Given that brand values integrate the expectation of future cash flows, it would have to recognise the importance of the following: winning (very) large research grants in the medical and physical sciences; recruiting large numbers of undergraduate and postgraduate students, particularly in business, law, engineering, medical and health sciences, politics and international relations; and that only a small number of universities capitalise on their intellectual property to spin off and spin out many commercially profitable companies.

A brand ranking would also illustrate that some universities are markedly better than others at recruiting overseas students or building successful overseas campuses, that some are better than others at developing licensing and sponsorship deals, plus which universities are more (or less) capable of attracting high-value philanthropic donations of the transformational kind.

With all that in mind, how should universities seek to differentiate their brands? For starters, some universities still need to embrace a more commercial culture. Many fail to capitalise on the opportunities available to them because they don’t recognise them as opportunities in the first place, or they don’t have the confidence to strike out and try. This means developing a robust commercialisation process to diversify their revenues beyond undergraduate and postgraduate students and research council income. It also means bringing in staff who understand how to plan for, bid for, train staff for and deliver commercial opportunities.

Each university must stand for something unique that others don’t stand for in order to differentiate themselves. Too often, and I take the UK as the prime case, universities want to offer all levels of teaching provision from undergraduate through postgraduate, doctoral to post-experience, in all subjects, including science, arts, social sciences, medical sciences and engineering, and for a majority of their staff to be research-active and publishing in world-class journals accordingly. Now the UK government has encouraged universities to positively impact on their regions, they want to offer that too. All of them.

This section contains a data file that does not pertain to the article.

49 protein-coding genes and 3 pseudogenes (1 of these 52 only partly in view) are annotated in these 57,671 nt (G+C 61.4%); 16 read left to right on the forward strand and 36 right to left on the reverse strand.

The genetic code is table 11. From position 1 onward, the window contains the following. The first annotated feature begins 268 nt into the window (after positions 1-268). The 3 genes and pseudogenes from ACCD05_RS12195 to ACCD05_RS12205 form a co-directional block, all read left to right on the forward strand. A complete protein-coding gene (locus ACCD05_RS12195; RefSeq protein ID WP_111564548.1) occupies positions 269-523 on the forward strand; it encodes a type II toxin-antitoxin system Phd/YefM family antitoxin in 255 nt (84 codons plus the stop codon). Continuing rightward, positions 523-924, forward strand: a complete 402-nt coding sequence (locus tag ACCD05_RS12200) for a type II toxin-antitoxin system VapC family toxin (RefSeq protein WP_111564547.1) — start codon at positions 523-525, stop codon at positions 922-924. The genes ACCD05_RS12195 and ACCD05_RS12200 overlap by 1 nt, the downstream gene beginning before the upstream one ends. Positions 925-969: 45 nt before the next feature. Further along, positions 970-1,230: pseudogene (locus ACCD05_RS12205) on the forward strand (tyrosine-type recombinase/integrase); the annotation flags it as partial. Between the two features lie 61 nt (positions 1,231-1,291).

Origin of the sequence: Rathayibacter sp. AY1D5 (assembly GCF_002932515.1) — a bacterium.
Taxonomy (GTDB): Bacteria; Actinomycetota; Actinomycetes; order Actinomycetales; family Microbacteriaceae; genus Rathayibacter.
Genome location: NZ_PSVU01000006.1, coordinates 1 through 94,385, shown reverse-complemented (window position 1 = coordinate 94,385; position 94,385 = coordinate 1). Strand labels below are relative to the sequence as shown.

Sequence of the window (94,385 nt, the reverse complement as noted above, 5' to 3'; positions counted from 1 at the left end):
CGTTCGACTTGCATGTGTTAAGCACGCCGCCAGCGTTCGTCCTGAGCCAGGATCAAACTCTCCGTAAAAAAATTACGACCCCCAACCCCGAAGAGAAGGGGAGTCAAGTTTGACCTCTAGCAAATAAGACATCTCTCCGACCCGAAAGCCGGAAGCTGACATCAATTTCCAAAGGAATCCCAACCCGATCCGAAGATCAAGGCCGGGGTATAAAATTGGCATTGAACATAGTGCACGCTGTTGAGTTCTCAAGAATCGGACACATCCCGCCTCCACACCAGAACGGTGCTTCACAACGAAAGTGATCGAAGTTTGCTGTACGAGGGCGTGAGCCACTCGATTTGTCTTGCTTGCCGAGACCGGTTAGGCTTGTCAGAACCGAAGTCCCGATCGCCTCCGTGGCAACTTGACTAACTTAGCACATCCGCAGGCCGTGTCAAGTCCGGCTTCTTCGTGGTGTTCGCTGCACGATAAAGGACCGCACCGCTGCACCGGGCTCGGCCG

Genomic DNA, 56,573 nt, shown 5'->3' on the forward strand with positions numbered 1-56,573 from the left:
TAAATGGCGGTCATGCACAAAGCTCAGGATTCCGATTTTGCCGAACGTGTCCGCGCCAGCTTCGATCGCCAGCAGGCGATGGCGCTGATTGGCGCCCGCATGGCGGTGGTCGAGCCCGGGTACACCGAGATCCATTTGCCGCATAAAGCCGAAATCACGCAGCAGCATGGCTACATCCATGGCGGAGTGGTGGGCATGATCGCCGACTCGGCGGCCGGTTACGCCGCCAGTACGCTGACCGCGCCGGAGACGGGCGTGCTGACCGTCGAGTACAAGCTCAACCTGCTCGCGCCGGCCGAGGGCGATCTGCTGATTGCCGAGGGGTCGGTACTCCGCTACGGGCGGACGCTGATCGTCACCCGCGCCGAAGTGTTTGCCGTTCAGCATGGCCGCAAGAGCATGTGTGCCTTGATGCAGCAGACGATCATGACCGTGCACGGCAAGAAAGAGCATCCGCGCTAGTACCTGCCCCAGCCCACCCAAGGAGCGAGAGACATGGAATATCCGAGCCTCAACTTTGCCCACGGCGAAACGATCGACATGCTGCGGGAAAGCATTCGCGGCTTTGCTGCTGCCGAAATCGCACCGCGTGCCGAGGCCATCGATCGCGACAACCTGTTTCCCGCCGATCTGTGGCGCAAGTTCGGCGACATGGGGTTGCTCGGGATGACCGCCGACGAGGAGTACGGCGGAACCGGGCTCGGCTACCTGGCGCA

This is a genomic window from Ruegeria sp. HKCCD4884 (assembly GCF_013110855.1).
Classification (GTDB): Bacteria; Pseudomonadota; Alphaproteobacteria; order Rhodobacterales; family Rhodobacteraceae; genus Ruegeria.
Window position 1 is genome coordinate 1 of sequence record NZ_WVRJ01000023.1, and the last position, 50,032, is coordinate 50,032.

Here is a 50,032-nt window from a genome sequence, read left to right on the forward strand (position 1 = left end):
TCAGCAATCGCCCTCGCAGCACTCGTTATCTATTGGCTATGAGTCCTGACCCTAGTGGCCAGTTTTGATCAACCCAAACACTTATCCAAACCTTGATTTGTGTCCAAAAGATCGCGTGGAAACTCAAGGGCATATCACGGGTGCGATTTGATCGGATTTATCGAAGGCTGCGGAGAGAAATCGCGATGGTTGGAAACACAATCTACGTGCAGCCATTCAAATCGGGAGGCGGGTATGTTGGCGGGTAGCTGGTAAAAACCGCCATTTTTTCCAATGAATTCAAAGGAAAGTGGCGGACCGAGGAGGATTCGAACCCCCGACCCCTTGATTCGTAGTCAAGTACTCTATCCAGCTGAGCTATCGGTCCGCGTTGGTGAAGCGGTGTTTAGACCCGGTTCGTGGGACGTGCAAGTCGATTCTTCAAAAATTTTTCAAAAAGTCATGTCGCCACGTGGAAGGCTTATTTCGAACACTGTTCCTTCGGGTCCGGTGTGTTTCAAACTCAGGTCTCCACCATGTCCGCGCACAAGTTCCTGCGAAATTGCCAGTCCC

The glaring problem is that most universities cannot do everything well. They must make much harder choices about what programmes they want to offer, what funding to chase and be more selective about what they offer, including at what level, preferably because they are good at it. Not all universities have to be research-intensive; more could offer sector-specific provision. Why do we not have specialised defence, telecommunications, human health, climate change or energy-focused universities? That would mean universities working to solve the world’s most serious challenges.

Universities must audit carefully what they are good at, including assessing and identifying strengths in the region in which they reside and what the constituencies that they serve want, and build on those strengths. Universities need to transform to meet the world’s challenges. Those that rise to the challenge better than others will differentiate themselves and build their brand value.

Paul Baines is professor of political marketing at the University of Leicester, UK. He is a co-author of Marketing (6th edition, Oxford University Press, 2022).